Some Thursday China links:
Various state and foreign media outlets have been reporting about northern China’s hornet problem. Since July, more than 1,600 people have been victims of hornet attacks, and 41 people have died from them. Of those attacked, 206 are still hospitalized and being treated for their condition, and 37 of those hospitalized are in critical condition, as the BBC reports. Environmentalists blame the hornet problem on rapid urbanization, which is encouraging the destruction of hornet habitats in once previously undisturbed areas.
Also from the BBC, fleeing house arrest in China and escaping to the U.S. for refuge, Chen Guangcheng, one of China’s better known political dissidents, will join the Witherspoon Institute as a distinguished fellow. The conservative organization is known for its work on promoting democracy, liberal education and republican government; however it is opposed to same-sex marriage and abortion.
In addition to offering Mr. Chen a position, the Witherspoon Institute will also provide him with financial support. Luis Tellze, president of the institute, told Reuters in an interview cited in the article, “We are taking the responsibility for the financial side and a home really where he can do his work.”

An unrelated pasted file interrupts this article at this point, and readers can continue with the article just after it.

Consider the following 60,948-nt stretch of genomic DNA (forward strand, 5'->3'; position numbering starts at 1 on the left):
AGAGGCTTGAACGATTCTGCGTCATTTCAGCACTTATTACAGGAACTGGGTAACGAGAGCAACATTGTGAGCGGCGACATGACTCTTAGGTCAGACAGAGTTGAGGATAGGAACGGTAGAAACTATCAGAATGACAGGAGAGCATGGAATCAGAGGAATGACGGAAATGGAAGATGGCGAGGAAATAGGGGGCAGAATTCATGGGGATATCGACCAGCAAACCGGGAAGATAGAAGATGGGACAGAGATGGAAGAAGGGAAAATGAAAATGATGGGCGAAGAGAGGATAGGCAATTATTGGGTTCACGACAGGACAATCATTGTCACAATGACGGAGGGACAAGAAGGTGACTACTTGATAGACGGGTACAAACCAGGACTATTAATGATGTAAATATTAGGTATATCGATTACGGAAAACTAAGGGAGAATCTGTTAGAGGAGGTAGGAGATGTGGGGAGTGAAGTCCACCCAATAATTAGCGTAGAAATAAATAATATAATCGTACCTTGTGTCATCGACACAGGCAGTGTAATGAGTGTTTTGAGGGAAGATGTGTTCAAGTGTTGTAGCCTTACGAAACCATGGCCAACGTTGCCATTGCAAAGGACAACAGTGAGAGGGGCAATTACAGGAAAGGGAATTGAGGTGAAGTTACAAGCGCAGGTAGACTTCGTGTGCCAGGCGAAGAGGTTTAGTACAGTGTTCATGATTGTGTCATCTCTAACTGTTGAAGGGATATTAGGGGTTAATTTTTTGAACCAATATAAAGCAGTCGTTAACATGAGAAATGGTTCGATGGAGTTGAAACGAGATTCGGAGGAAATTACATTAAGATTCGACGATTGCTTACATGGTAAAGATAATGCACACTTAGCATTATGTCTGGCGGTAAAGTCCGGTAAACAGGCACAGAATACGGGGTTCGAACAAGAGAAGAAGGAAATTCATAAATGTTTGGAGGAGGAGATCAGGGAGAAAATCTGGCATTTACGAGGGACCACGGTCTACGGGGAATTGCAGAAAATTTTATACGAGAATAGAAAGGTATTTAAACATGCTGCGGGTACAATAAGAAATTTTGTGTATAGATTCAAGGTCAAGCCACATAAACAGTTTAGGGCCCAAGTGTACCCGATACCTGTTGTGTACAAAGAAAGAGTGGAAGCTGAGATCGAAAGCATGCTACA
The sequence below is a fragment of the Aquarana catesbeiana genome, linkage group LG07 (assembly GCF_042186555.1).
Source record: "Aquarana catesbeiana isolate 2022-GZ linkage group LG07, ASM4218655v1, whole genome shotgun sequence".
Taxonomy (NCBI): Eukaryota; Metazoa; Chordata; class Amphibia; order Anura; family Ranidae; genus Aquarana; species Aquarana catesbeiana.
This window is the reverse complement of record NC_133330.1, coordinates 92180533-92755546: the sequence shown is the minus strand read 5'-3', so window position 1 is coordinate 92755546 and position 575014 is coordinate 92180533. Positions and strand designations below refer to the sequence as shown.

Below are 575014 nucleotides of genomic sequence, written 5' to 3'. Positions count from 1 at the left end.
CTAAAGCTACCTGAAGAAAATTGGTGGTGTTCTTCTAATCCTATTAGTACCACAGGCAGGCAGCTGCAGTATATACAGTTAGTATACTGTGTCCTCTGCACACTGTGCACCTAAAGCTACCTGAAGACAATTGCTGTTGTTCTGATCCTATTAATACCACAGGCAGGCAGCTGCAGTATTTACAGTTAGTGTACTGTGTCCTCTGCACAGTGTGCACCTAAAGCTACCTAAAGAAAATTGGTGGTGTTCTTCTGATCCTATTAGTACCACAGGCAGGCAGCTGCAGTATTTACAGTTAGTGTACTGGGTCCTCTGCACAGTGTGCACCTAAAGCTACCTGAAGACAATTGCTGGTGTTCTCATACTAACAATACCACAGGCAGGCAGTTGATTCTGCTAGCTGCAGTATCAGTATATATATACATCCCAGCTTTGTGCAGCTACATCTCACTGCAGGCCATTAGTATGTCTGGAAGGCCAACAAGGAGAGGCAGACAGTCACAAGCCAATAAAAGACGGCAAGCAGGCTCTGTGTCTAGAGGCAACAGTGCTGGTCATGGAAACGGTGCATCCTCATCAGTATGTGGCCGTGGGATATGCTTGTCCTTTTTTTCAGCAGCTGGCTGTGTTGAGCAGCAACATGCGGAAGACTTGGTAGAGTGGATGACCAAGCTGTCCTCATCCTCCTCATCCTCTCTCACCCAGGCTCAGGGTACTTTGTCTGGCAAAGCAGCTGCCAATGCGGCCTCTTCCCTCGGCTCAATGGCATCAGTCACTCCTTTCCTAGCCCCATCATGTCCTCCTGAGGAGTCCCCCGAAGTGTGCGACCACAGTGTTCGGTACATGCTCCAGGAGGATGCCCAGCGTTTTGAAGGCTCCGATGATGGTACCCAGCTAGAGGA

In other U.S.-China news, Chinese tourists and tourism agencies have been dismayed by America’s government shutdown, as WantChinaTimes reports. Because of the shutdown, 401 national parks, the Smithsonian’s 19 museums and galleries, and D.C.’s National Zoo have all been closed – affecting the travel plans and itineraries for many traveling around the country on vacation at this time.
Last Wednesday, The Smithsonian reported that a team of scientists found a 419-million year old fossil fish in China’s Xiaoxiang Reservoir. The Smithsonian notes: “It’s the oldest known creature with a face, and may have given rise to virtually all the faces that have followed in the hundreds of millions of years since, including our own.” The original findings from the scientists can be found in their published article with Nature here.
Finally, Tesco, one of the U.K.’s largest supermarket chains, has agreed to pay state-owned China Resources Enterprise, Ltd. US$558 million to take over its 143 stores in China. Tesco will receive 20 percent ownership in the joint venture, but the Chinese company will be responsible for operating the chains, according to the Associated Press. By joining with a rival company, Tesco said the joint venture will be “the leading retailer in seven of China’s eight wealthiest and most populous provinces” according to the article.
Elleka Watts is an editorial assistant at The Diplomat.